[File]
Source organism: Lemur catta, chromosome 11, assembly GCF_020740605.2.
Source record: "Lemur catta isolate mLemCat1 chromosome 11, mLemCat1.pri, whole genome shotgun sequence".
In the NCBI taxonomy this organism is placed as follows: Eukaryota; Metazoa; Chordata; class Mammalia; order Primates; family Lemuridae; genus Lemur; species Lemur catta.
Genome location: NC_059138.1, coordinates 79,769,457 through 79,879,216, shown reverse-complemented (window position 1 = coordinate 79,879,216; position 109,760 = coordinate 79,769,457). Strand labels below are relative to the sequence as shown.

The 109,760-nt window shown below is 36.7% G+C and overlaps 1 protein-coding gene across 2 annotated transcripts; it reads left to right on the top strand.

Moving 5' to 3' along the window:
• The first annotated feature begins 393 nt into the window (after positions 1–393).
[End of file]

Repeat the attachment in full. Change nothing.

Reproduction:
Source organism: Lemur catta, chromosome 11, assembly GCF_020740605.2.
Source record: "Lemur catta isolate mLemCat1 chromosome 11, mLemCat1.pri, whole genome shotgun sequence".
In the NCBI taxonomy this organism is placed as follows: Eukaryota; Metazoa; Chordata; class Mammalia; order Primates; family Lemuridae; genus Lemur; species Lemur catta.
Genome location: NC_059138.1, coordinates 79,769,457 through 79,879,216, shown reverse-complemented (window position 1 = coordinate 79,879,216; position 109,760 = coordinate 79,769,457). Strand labels below are relative to the sequence as shown.

The 109,760-nt window shown below is 36.7% G+C and overlaps 1 protein-coding gene across 2 annotated transcripts; it reads left to right on the top strand.

Moving 5' to 3' along the window:
• The first annotated feature begins 393 nt into the window (after positions 1–393).